2011-10-27 / Front Page

Chief Wawatam Artifacts Exhibited

Mackinaw City
By Matt Mikus


A Chadburn used on the Chief Wawatam is part of the display at Mackinaw Area Public Library. The Chadburn was used to communicate from the bridge to the engine room the power to apply to the engines. A Chadburn used on the Chief Wawatam is part of the display at Mackinaw Area Public Library. The Chadburn was used to communicate from the bridge to the engine room the power to apply to the engines. To honor the 100-year anniversary of the railroad ferry Chief Wawatam, the Mackinaw Area Public Library will host a display of artifacts for the next year.

A majority of the artifacts come from the Mackinac State Historic Parks, but some have been donated from local collectors, like Dick Campbell of Mackinaw City.

Walking into the library, visitors will see a model replica of the railroad ferry, which actually serves as a time capsule of the Chief. The time capsule was made by Jane and Marne Smith and donated to the library. Jolene Michaels, library director, said that since the time capsule has never been opened, no one can remember what kind of documents or artifacts are hidden away inside the model ship.


A model of the Chief Wawatam will be on display at the Mackinaw Area Public Library. The replica also serves as a time capsule, said library director Jolene Michaels, holding unique documents and artifacts from the ship. A model of the Chief Wawatam will be on display at the Mackinaw Area Public Library. The replica also serves as a time capsule, said library director Jolene Michaels, holding unique documents and artifacts from the ship. A display of stoker tools, including a T-bar, hooks, slash bar, and coal shovel, are on display in another case. These tools, according to Brian Jaeschke, historian with Mackinac State Historic Parks, were used to help move coal in the engine, and remove clinkers, or exhausted coal, from the engine. By removing clinkers and adjusting coal, engineers could maintain maximum efficiency.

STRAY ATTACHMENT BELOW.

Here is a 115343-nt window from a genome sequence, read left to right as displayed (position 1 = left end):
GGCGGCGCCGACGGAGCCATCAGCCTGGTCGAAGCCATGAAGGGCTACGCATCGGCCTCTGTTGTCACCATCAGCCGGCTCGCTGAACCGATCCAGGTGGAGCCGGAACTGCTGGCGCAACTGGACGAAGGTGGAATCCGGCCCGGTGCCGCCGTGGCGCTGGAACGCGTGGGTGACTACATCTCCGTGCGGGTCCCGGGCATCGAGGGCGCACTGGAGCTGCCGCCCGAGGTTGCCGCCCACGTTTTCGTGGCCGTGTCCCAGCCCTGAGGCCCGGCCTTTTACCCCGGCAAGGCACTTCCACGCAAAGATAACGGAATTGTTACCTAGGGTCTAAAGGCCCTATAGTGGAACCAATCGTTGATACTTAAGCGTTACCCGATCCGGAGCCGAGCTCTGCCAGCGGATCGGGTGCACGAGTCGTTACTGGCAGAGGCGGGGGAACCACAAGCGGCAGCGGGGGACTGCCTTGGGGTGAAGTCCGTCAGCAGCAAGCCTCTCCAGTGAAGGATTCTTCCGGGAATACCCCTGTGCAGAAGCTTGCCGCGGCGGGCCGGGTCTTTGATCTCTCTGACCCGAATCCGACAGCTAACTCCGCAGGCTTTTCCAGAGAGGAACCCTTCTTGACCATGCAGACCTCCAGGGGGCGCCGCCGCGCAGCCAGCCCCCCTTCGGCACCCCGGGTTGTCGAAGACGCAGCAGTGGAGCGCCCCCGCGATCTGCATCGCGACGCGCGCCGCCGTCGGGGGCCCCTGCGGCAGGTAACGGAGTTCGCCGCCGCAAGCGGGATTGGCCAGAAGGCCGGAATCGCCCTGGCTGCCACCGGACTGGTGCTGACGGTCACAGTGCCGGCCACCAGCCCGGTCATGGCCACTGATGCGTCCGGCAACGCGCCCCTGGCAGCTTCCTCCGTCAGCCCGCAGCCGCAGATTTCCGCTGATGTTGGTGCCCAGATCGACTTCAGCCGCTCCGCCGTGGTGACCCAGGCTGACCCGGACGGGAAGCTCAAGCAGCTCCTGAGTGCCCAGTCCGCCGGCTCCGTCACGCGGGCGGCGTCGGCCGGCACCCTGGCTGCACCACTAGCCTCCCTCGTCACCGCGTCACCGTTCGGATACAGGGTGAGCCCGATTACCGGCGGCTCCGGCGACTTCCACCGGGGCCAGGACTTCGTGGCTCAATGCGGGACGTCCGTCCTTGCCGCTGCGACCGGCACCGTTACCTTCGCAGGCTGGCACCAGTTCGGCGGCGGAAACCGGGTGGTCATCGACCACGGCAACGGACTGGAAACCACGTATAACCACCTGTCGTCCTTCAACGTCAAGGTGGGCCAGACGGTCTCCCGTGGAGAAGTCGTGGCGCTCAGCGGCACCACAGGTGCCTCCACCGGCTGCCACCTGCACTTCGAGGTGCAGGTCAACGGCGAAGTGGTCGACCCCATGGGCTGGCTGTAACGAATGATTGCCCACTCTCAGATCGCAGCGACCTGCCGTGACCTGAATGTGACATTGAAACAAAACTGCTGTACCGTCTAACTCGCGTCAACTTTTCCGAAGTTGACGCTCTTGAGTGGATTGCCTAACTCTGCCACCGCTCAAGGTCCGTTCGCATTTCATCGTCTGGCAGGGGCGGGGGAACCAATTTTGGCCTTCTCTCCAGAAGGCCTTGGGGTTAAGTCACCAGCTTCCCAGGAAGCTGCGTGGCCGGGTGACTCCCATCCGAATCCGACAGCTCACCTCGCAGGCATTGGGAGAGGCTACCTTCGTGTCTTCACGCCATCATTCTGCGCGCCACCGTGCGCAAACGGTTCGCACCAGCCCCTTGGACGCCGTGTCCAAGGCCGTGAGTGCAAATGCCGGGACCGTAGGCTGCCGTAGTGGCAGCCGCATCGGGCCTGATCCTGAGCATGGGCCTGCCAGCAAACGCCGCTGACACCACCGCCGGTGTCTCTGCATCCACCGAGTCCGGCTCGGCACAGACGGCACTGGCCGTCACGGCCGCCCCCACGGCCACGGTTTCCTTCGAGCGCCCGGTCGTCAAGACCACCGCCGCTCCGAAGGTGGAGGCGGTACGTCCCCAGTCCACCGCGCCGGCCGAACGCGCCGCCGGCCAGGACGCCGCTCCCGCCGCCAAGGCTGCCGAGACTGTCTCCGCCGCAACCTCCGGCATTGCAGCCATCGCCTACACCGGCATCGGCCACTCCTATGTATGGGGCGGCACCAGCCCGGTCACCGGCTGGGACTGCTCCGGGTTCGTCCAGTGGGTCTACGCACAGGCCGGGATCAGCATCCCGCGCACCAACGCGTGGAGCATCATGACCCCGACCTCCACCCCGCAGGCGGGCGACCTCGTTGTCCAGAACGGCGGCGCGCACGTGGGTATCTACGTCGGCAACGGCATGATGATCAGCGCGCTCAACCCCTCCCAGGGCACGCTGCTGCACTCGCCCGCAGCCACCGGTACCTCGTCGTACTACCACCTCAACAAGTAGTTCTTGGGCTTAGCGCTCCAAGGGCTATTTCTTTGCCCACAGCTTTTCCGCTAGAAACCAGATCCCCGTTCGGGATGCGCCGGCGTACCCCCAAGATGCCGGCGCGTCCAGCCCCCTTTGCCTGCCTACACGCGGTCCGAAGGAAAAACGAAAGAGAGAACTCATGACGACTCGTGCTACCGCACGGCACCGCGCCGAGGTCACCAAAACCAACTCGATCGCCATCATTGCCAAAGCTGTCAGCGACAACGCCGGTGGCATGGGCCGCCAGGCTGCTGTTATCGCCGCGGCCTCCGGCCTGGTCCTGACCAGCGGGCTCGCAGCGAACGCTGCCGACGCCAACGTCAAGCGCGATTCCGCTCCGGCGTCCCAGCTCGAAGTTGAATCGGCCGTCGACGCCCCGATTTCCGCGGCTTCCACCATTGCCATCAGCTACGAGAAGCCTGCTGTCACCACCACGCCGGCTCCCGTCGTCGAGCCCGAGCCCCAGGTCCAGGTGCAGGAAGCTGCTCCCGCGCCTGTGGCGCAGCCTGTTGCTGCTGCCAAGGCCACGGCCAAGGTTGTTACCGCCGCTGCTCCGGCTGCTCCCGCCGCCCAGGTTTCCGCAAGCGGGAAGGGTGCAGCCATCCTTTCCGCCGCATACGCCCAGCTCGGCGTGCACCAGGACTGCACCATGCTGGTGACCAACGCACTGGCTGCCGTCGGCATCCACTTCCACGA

“The clinkers would build up and it wouldn’t provide enough heat, so they had to pull them out,” said Mr. Jaeschke.

The engine room telegraph, more commonly known as the Chadburn, was used to send messages from the captain to the men in the engine room. To determine the speed of the ship, the captain would move the dial on the Chadburn from one side to the other, and a large dial, similar to a clock, would display the message from the captain for power and direction.

Another artifact on display is the tattletale. Three of these bronze, goblet-shaped devices resided in the pilothouse and were directly connected to each of the engines. On the side of the tattletale is a small opening, and by putting a hand up to the opening, the pilot engineer could determine by the amount and direction of air flowing through the slot how the engines were performing. If they were blowing air out, the engines were heading forward, while sucking in air meant the engines were in reverse.

One display features some of the safety equipment, like a life vest made from cork, a life ring, an axe, and a flare. Another shows the captain’s logbook and a chair from the captain’s quarters.

Mrs. Michaels hopes to use the opportunity to collect new memories of the Chief Wawatam before the stories are lost to time. One woman viewing the display told her that local families used to do their laundry based on the Chief’s schedule, since the soot from the engines would turn white laundry hanging on a line to gray.

“Hopefully, people will rustle up some memories of the ship with us, and we can get them down on a CD to help preserve some of these stories. The Chief pops up in conversations everywhere,” Mrs. Michaels said. “It’s part of the maritime culture and history.”

Mr. Jaeschke is excited to hear about the library’s project to document memories of the ship.

“I think it’s great,” he said. “A lot of these guys [who worked on the boats] are passing away, so we won’t have the oral history of how these ships operated.”

Mr. Jaeschke will give a presentation on the Chief Wawatam Monday,

November 14, at the Mackinaw Area Public Library Common Room in Mackinaw City. The presentation begins at 7:30 p.m.

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